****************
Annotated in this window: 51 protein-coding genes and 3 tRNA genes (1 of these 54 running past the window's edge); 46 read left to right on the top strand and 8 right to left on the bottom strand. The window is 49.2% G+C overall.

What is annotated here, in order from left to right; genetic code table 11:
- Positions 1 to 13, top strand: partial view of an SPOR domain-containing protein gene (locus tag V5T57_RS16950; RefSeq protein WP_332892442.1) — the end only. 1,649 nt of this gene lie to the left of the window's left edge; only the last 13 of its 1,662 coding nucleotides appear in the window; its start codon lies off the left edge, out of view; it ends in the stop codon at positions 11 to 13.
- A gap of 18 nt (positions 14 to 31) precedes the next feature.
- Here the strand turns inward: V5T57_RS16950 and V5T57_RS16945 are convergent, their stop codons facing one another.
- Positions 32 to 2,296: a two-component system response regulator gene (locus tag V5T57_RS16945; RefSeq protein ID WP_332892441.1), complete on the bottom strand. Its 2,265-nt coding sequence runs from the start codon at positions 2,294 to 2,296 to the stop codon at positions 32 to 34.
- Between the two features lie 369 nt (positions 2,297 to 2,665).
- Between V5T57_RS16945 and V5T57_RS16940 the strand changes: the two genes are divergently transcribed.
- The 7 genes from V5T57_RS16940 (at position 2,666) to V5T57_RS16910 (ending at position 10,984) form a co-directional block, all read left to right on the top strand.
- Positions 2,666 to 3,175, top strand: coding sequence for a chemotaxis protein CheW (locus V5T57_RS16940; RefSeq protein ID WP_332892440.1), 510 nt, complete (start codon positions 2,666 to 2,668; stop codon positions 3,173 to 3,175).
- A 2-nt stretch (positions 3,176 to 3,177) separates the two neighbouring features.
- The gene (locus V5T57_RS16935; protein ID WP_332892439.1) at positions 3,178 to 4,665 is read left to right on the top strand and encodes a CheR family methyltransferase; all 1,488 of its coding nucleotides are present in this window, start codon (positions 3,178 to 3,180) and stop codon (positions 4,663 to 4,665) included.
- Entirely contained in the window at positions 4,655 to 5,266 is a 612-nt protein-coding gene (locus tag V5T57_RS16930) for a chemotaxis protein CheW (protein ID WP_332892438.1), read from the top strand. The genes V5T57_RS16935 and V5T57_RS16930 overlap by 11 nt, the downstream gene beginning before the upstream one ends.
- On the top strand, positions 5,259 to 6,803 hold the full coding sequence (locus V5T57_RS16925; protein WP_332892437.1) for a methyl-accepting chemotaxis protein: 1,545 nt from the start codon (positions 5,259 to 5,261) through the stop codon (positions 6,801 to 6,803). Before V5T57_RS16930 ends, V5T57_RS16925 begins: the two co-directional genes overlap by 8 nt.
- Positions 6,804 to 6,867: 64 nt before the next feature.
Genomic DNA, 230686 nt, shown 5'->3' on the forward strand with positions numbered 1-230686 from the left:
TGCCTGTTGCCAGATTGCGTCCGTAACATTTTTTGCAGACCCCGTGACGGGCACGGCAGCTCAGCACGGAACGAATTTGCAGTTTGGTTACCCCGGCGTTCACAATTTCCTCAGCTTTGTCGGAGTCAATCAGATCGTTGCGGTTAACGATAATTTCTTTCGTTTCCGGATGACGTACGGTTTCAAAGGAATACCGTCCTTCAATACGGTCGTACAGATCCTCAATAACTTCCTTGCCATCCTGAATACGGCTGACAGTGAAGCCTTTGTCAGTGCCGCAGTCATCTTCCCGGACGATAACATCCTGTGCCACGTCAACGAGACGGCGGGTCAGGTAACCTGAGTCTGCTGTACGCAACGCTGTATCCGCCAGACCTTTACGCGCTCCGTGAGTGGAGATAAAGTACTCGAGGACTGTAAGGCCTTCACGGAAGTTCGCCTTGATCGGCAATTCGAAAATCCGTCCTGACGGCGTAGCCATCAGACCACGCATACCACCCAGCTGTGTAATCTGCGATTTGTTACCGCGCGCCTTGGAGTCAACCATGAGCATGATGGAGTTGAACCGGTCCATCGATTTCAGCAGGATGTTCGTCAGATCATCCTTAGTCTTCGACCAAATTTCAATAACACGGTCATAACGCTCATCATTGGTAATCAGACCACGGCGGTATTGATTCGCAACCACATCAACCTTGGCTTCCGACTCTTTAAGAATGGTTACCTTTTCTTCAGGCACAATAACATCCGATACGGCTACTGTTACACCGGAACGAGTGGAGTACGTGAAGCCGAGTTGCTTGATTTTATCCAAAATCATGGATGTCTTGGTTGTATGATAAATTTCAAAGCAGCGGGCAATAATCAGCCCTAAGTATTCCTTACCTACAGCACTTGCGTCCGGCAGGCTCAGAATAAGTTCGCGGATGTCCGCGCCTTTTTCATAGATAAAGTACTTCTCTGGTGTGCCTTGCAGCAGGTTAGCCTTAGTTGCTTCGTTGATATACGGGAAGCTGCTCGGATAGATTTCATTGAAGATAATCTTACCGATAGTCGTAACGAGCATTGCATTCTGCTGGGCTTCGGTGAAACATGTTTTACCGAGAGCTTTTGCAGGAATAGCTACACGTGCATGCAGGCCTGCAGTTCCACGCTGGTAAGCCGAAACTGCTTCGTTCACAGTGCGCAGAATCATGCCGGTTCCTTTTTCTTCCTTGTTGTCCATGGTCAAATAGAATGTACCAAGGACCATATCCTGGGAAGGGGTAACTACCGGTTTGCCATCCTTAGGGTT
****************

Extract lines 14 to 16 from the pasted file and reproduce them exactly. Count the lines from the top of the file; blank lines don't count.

- On the top strand, positions 5,259 to 6,803 hold the full coding sequence (locus V5T57_RS16925; protein WP_332892437.1) for a methyl-accepting chemotaxis protein: 1,545 nt from the start codon (positions 5,259 to 5,261) through the stop codon (positions 6,801 to 6,803). Before V5T57_RS16930 ends, V5T57_RS16925 begins: the two co-directional genes overlap by 8 nt.
- Positions 6,804 to 6,867: 64 nt before the next feature.
Genomic DNA, 230686 nt, shown 5'->3' on the forward strand with positions numbered 1-230686 from the left: